The most crucial decision to make when installing your patio is the material.

With so many advantages and disadvantages of various paving materials, making a final decision might be challenging.

Fortunately, we’re here to assist you in deciding between the top two paving materials — limestone and sandstone.


Both sandstone and limestone pavement have a lot of advantages.

Both stones complement your garden and outdoor space beautifully because they occur naturally in caverns, seabeds, and mountains.

In contrast to non-natural pavers, limestone or sandstone can appear at home in any garden and can complement any aesthetic.

Limestone pavers make it simple to personalise your yard.

While there aren’t as many colour selections as sandstone or slate, there are still plenty of lovely limestone options and hues.

Whether you choose a soft grey, tan, or cream, you may discover the ideal colour for your home.

It looks just as amazing inside as it does outside, making it suitable for any decorative needs.

Sandstone is also available in a wide range of colours and styles, all having a delightfully delicate combination of colours flowing through them.

As a result, no two sandstone paving slabs are alike, giving your patio or indoor pavement a sleek and traditional appearance.

One of the primary distinctions is that sandstone is somewhat more porous than limestone, allowing it to absorb slightly more water.

With this in mind, as well as the inconsistency of British weather, you should consider how your paving will seem when wet.

It may rain more days than not in the UK, and this can cause your sandstone pavement to seem slightly different, so it’s worth verifying what stones will look like in the rain before purchase.

Durability and malleability

Because limestone and sandstone are both highly flexible, they may be shaped to fit whatever size or form of patio you need.

Both materials are acquired in a more environmentally friendly manner than conventional pavers, so you can be assured that your new paving will not increase your carbon footprint.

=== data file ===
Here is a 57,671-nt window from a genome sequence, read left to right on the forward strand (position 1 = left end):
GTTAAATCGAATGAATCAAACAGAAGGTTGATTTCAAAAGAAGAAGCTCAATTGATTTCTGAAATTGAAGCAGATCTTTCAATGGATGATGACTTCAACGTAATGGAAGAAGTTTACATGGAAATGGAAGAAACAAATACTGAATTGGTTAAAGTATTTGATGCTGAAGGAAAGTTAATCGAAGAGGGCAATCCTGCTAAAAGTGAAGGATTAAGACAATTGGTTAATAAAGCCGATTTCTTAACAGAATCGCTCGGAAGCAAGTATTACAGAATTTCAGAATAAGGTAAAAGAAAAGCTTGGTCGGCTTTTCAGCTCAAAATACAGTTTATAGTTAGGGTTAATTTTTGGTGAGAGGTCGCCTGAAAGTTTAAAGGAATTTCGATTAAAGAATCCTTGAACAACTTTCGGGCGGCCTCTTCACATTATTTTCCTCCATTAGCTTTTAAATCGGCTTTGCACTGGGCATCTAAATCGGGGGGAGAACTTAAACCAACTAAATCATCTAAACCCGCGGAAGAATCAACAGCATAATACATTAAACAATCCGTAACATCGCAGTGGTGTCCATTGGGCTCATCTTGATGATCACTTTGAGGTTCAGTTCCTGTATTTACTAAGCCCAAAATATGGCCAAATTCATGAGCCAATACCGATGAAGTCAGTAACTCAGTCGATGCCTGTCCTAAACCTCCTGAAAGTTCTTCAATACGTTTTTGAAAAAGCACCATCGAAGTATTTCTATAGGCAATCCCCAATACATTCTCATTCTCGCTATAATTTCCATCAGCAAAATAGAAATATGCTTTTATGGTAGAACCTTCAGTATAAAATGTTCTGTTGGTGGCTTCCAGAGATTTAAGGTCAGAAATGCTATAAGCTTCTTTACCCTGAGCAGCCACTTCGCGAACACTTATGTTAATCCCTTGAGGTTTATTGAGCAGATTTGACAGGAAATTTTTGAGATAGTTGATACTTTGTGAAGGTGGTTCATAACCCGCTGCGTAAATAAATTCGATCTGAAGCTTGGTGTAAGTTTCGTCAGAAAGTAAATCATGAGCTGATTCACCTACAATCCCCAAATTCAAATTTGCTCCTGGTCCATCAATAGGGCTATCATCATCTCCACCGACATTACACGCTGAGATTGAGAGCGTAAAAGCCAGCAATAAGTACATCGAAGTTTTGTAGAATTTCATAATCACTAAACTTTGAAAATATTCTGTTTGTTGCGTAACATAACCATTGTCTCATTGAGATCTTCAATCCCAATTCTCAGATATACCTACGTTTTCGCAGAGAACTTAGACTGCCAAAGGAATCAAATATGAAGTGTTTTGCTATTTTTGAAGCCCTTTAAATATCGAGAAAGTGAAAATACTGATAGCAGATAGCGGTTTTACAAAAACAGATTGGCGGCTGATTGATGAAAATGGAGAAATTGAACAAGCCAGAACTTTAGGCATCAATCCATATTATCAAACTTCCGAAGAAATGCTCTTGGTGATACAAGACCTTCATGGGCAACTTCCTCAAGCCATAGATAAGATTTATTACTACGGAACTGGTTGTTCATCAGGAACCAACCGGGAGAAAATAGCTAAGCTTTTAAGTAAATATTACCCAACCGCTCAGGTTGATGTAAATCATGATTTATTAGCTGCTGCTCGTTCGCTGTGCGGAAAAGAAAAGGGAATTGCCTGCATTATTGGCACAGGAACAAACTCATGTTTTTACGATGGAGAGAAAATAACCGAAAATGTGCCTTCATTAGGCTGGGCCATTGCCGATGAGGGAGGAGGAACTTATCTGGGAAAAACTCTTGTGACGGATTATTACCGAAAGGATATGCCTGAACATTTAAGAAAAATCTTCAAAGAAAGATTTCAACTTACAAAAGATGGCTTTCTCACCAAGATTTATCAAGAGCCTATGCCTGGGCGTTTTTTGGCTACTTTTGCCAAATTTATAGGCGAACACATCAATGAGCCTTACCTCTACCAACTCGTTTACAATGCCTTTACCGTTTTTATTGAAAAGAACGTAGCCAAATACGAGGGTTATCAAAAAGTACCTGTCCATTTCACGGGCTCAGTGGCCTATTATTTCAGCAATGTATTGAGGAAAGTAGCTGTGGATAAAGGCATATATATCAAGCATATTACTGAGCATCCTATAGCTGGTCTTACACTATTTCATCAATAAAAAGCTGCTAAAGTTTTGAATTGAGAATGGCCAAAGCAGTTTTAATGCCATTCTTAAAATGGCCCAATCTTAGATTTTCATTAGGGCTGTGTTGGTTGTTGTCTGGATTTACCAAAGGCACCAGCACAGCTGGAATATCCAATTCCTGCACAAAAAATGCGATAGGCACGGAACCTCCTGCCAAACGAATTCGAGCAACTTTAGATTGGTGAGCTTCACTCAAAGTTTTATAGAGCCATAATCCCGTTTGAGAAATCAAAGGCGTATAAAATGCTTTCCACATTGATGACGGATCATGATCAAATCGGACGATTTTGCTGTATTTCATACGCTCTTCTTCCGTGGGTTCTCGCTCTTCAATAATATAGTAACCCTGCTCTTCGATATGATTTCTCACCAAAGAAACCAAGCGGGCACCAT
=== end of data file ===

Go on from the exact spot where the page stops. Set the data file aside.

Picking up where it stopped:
Best of all, you won’t have to worry about your paving becoming obsolete in a few years.

Both materials are known for their durability, so they can survive any weather.

While sandstone absorbs slightly more water than limestone, both are reasonably water-resistant, so other than the difference in looks, you shouldn’t have to worry about rain.

Lime may be a preferable choice in terms of endurance and upkeep, since somewhat lighter hues of sandstone may necessitate additional treatment or sealant application.

While the difference is minor, it may be a deciding factor, particularly if you are immobile or have difficulty with accessibility.


Because both materials are pliable, they can be used in a variety of ways around your house and garden.

Sandstone is ideal for use on patios and garden walkways, whether you want a modern or vintage aesthetic.

However, if you want a sleek, clean design, sandstone may not be the best choice.

With no two stones appearing alike, you’ll get a classic, natural style that’s ideal for patios and driveways.

Limestone, on the other hand, is ideal if you want a versatile material for both the interior and exterior of your home.

Limestone can be used for stepping stones, indoor flooring, paths, and roads.

You may obtain a uniform, classic aesthetic by using a dark black limestone paver instead of worrying about lining each stone neatly beside one another.


Finally, one of the most significant advantages of limestone and sandstone is their low maintenance requirements.

Needless to say, regardless of how little maintenance the paving is, you must maintain it if you want it to last.

To get the most out of your paving, conduct your research before putting it.

Never, ever use salt to defrost your limestone patio.

You should use sand to protect your road from pitting.

Aside from that, if you want the most readily maintained alternative, limestone is the way to go.

Limestone is the best paving stone for both internal and exterior use when you need something quick and easy to maintain.

Because sandstone is softer than limestone and other types of rock, it may be more prone to scratching or denting.

Avoid this for internal use to keep your flooring in good condition for longer.

You should also avoid highly polished sandstone if you have elderly or toddlers in your home.

Although this appears to be aesthetically beautiful and classic, it can become slippery in damp circumstances.

The Decision: Limestone or Sandstone

So, now that we’ve considered all of the important criteria, it’s time to make a decision…

Which material is better for you: limestone or sandstone?

We believe that, depending on their intended use, both are viable options.

Limestone is the greatest paver for interior flooring and as a material that can be utilised in and around the home.

Sandstone, on the other hand, has the most colour and style options for patios and driveways.

Sandstones are unrivalled for a classic look due to their wide range of hues, tones, and textures.